REAL ESTATE & CONSTRUCTION

Real estate economy reaches 11-year high

Over the past two years, Maine’s real estate economy has grown to a level of activity not seen since the market’s previous heyday in early 2006, according to a biannual report to be issued Thursday. The MEREDA Index, an indicator of the strength of Maine’s commercial and residential real estate markets, reached a new post-recession high of 95.7 in the first quarter, up slightly from 95.67 in the third quarter of 2016, according to the report, from the Maine Real Estate & Development Association. The index compares the market’s current strength to its previous high point, in the first quarter of 2006. An index score of 100 would mean that market activity was roughly identical to the first quarter of 2006. The index fell sharply from 2006 to 2010 and then remained relatively flat for three years before rising sharply through 2014 and 2015. Since then, it has continued to rise but at a declining rate. Read the story.

RETAIL

H&M opening at new location in Maine Mall

Trendy apparel retailer H&M opened at a new location at the Maine Mall on Thursday. The new location is directly across from its original location, in space formerly occupied by The Gap and Lane Bryant stores. The retailer, known for offering trendy clothes at reasonable prices, will offer collections for adults and teens, accessories and the H&M Kids collection for newborns to 14 year olds. Read the story.

JCPenney to add appliances to inventory

The JCPenney store at the Maine Mall was set to unveil its newest product line Friday: appliances. The 115-year-old department store chain rolled out appliances at 500 of its stores last year as a test to see whether shoppers would respond. The pilot program was successful enough that the retailer is planning to extend it to another 100 stores this spring, including the store in South Portland. Read the story.

ENTERTAINMENT

City rejects promoter’s 10-year state pier offer

Portland city officials have rejected an offer by Waterfront Concerts to enter into a 10-year contract to stage pop music shows on the Maine State Pier, saying they want to explore permanent development options for the 7-acre pier. What that means for the future of concerts on the pier beyond the 12 scheduled for the rest of this year – including The Disco Biscuits, Pat Benatar, Slightly Stoopid and Primus – is unclear. Waterfront Concerts has staged more than 50 shows there in the past two summers. City Manager Jon Jennings said officials would be happy to see the Bangor-based promoter continue to operate there, under the type of short-term agreements used recently. Waterfront Concerts gave its proposal to city officials at a meeting Friday, including a list of improvements that the company would make if granted a long-term contract, such as adding grandstand seating and possibly a roof over the audience area. Shows at the 3,000-capacity pier now offer folding chairs and standing room. Read the story.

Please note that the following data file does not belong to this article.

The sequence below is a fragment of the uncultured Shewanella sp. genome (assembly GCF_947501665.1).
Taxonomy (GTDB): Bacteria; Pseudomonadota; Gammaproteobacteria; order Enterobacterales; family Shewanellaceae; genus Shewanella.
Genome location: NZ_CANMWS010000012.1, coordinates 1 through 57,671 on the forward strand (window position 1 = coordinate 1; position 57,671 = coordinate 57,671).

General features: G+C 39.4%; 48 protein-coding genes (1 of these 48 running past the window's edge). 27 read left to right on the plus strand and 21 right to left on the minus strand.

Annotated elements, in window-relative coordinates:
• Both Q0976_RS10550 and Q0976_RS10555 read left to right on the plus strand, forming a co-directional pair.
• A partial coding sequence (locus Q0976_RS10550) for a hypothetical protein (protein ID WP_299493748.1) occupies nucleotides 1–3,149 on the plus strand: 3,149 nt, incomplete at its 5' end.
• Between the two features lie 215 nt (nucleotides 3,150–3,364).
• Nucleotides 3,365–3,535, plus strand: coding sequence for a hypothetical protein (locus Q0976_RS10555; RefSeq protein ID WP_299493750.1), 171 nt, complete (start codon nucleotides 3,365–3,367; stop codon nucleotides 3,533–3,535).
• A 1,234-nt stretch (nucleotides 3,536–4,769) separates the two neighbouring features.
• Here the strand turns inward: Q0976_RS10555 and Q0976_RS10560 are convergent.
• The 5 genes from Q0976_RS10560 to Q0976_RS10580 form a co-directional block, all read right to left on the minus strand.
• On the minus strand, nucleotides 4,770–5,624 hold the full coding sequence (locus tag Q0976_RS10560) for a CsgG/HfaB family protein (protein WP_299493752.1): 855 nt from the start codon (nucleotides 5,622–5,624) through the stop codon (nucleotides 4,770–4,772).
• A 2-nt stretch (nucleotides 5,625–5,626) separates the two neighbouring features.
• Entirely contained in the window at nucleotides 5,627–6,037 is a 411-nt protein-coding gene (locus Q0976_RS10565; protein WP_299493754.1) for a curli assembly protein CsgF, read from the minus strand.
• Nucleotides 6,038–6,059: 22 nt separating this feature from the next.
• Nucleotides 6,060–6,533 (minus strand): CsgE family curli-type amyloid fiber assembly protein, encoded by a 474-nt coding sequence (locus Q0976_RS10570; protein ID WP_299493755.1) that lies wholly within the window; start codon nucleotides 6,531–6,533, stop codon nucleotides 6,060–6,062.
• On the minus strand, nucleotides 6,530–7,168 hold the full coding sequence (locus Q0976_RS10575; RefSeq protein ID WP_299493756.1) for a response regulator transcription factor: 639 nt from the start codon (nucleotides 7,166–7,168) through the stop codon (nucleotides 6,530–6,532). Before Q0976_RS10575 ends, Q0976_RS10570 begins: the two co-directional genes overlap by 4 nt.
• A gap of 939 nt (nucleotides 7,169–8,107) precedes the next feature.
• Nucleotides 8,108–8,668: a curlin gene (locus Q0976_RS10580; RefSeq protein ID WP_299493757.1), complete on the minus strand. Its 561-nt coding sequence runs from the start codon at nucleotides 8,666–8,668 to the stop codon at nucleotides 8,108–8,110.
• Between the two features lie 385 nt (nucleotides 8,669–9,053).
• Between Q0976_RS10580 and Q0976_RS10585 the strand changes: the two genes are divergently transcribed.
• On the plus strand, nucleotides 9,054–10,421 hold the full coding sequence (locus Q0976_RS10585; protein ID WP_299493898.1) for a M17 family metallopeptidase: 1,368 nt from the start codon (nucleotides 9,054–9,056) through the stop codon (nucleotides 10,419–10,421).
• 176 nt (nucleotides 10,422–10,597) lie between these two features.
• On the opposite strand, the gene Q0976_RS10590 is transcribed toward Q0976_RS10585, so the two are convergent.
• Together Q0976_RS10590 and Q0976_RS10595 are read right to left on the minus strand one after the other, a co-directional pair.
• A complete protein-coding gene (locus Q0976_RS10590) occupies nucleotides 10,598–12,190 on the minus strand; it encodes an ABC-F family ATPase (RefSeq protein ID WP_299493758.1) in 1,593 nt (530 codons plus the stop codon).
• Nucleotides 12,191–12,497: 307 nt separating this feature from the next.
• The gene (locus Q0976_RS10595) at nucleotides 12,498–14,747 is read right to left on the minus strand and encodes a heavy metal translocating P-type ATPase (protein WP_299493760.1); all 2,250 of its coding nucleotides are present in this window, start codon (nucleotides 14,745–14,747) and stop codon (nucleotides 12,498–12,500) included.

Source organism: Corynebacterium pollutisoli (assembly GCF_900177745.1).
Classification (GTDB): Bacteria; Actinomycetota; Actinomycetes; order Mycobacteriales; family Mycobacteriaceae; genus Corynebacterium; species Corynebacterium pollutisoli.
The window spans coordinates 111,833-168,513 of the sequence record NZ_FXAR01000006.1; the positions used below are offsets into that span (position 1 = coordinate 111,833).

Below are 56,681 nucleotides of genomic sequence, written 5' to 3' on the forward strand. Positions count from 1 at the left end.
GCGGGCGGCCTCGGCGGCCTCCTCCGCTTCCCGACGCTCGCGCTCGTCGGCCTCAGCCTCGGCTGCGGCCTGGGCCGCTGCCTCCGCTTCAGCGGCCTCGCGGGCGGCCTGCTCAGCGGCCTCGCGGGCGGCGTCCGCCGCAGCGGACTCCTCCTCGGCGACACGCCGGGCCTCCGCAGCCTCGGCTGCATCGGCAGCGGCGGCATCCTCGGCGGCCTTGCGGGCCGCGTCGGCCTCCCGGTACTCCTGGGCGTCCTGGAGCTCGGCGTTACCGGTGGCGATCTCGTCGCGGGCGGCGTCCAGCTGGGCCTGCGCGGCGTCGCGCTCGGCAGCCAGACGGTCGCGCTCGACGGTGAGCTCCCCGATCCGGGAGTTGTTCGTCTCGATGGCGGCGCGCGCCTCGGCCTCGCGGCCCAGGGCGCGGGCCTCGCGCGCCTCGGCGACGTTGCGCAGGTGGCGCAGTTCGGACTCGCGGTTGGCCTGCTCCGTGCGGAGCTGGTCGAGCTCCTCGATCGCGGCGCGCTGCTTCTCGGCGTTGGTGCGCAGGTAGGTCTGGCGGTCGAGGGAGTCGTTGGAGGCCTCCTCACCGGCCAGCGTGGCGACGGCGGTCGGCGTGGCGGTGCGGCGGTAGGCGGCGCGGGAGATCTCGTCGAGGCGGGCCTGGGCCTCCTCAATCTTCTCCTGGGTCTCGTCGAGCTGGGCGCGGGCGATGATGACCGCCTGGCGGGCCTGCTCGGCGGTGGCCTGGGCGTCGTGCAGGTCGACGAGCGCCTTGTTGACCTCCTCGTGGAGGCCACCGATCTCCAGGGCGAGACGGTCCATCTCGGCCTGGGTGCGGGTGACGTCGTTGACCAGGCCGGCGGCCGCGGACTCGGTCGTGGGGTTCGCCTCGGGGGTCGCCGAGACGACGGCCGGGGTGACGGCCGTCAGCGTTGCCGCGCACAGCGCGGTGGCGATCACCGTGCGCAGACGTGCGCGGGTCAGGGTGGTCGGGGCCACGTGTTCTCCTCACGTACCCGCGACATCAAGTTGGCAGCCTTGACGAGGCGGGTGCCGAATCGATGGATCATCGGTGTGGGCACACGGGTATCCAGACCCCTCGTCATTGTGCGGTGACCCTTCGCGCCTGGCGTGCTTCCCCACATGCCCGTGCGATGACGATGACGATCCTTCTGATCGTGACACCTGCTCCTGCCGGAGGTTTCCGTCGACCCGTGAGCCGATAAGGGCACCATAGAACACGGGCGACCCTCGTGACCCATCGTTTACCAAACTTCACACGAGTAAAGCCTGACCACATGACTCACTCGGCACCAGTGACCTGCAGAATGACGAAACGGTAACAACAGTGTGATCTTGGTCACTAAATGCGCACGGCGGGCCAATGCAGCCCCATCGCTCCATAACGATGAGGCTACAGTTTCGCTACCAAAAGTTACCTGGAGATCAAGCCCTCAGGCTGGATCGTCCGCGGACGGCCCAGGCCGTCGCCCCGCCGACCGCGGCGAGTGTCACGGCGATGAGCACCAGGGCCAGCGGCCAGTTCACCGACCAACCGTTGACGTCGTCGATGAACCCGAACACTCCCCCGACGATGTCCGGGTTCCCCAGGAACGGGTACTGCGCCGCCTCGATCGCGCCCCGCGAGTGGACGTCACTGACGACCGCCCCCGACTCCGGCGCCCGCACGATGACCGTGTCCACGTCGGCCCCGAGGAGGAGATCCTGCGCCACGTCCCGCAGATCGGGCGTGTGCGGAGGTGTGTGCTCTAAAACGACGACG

GENERAL BUSINESS

Unemployment rate remains low

Maine’s unemployment rate remained unchanged from March, extending a very tight labor market heading into the summer months. Maine’s Department of Labor released April’s preliminary rate of 3.0 percent on Friday. That compares with 3.8 percent unemployment a year ago. The rate has been below 4 percent for the last seven months, and 15 of the last 18. The U.S. preliminary unemployment rate of 4.4 percent in April was little changed from 4.5 percent in March and down from 5.0 percent one year ago, according to a release from the DOL. The New England unemployment rate averaged 3.9 percent. April unemployment rate estimates for other states in the region were 2.8 percent in New Hampshire, 3.1 percent in Vermont, 3.9 percent in Massachusetts, 4.3 percent in Rhode Island, and 4.9 percent in Connecticut. Read the story.